"The turtle does not read."
Translation:La tartaruga non legge.
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legge is 3rd person singular (informal) of the infinitive leggere.
Here is a conjugation table:
If you meant about the formal version, my understanding is it would take 3rd person singular, but it only means you (singular, formal), so that wouldn't work for talking about our friend the turtle's reading habits.
My dictionaries both give testuggine as the preferred translation for "Turtle" and tartaruga for "Tortoise". Tartaruga del mare is given as an alternative for turtle. But mine are "English" dictionaries, rather than American English.
Duolingo has been going long enough to cope with this. How about a course for English speakers and Americans to learn each others languages?
The trouble is that the written English word read can be pronounced "reed" (in which case it is present tense: legge, as in he reads) or "red" (in which case it is past tense: letto, as in he has read). Obviously in context here the English sentence can only be using the present tense; bu the dictionary from which the hints derive know nothing of that.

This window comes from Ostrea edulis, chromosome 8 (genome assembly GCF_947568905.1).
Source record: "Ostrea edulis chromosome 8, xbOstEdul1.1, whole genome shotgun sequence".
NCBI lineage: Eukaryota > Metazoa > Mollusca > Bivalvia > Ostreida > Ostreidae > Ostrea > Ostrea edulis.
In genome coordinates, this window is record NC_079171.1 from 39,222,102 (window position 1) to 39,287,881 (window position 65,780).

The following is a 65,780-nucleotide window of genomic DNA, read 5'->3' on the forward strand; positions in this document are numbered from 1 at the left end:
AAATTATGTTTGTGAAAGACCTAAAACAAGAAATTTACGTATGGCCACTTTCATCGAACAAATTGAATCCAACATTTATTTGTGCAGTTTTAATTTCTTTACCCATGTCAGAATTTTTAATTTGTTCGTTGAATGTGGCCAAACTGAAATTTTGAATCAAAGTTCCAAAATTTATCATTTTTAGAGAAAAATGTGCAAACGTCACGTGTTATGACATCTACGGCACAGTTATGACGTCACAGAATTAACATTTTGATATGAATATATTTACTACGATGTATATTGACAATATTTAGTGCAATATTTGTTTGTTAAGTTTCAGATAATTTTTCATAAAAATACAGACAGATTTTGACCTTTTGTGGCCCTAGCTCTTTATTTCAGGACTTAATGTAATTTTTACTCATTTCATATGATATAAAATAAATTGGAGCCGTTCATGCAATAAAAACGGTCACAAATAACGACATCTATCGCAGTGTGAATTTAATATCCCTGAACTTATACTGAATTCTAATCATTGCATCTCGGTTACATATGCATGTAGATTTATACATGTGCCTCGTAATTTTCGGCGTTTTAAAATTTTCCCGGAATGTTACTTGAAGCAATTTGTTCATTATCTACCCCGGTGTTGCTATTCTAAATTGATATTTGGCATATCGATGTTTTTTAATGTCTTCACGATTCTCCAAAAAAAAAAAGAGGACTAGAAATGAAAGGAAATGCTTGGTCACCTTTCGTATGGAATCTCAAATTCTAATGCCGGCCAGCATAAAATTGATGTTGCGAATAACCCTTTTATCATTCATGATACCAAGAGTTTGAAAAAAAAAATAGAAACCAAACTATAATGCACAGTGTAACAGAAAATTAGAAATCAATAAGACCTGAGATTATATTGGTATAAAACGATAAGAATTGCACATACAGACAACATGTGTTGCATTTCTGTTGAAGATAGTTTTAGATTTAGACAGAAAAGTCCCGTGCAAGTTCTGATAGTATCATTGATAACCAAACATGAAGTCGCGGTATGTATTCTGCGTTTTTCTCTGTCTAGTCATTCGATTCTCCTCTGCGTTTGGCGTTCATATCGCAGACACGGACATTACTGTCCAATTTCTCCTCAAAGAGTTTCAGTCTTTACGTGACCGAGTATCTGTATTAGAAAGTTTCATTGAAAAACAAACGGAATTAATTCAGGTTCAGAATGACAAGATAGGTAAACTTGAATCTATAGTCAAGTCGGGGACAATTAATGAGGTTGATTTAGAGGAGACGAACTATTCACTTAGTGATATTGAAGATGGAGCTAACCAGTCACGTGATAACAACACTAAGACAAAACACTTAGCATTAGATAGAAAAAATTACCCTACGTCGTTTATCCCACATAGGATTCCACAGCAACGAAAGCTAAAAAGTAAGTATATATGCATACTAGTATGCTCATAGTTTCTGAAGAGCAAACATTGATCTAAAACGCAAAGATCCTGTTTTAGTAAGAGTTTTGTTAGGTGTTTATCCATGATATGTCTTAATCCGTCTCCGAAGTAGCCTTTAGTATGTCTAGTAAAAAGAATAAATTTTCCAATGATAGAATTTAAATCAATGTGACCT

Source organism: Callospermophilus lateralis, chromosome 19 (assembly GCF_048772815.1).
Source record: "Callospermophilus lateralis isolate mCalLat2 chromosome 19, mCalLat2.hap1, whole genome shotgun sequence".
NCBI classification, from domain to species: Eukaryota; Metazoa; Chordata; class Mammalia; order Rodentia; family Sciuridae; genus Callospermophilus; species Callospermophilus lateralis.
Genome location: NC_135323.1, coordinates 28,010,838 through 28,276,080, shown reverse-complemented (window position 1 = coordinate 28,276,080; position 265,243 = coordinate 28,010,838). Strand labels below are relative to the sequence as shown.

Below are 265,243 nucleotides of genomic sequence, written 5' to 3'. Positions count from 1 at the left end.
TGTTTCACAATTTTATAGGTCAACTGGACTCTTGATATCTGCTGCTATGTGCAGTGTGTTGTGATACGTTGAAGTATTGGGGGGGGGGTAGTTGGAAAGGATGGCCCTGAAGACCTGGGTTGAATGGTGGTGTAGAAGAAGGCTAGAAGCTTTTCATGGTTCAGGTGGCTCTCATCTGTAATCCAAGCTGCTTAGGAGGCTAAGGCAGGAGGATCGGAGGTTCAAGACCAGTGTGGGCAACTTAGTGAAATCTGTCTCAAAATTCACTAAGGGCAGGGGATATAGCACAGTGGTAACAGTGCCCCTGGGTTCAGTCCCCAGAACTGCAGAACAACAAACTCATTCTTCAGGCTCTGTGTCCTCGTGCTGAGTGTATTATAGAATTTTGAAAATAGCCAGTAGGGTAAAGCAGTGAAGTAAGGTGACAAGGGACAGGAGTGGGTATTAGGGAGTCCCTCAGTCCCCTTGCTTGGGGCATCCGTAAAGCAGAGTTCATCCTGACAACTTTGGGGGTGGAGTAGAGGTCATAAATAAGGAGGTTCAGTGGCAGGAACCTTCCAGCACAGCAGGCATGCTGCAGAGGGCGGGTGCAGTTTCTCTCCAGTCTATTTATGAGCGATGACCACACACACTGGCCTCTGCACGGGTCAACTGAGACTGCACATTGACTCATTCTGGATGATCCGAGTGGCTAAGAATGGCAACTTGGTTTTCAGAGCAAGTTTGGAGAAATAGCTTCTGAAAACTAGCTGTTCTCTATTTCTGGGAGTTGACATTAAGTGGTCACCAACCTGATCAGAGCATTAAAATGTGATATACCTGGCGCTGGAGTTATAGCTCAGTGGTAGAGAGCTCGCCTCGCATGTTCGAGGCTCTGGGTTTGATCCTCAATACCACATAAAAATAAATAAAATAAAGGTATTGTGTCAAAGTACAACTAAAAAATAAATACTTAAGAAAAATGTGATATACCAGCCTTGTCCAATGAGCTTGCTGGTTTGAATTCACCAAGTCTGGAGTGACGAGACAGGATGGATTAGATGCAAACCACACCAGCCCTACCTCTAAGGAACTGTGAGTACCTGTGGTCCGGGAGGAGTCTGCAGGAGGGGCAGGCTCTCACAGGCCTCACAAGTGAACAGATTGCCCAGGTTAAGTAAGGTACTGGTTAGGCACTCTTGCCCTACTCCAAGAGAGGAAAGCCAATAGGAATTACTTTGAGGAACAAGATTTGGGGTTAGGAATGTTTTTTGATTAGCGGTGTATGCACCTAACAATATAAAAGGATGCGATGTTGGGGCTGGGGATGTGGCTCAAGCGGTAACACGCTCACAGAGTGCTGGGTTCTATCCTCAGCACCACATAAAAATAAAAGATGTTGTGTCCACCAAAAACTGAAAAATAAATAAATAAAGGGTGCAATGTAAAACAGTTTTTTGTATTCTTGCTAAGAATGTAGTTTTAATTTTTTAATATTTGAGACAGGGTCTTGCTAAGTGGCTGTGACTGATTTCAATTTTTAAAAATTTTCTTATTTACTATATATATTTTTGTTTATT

The hints are in any case rarely useful for anything other than checking the spelling of a word you already know.
We have to remember that the hints are not intended just to hand us the correct answer. What they try to do is to give as many possible translations of the word as they can, but the hints are not tailored to individual sentences, so not every possible meaning will be correct in every sentence.
Es kommt wohl davon, dass das englische Wort read sowohl als dritte Person Einzahl Praesens (liest, legge) als auch als Partizip II (gelesen, letto) gedeutet werden kann. Natuerlich im Kontext hat das letztere keinen Sinn; aber die Hilfe-Vorschlaege beziehen sich immer nur auf das einzige Wort und lassen allen Kontext ausser Acht.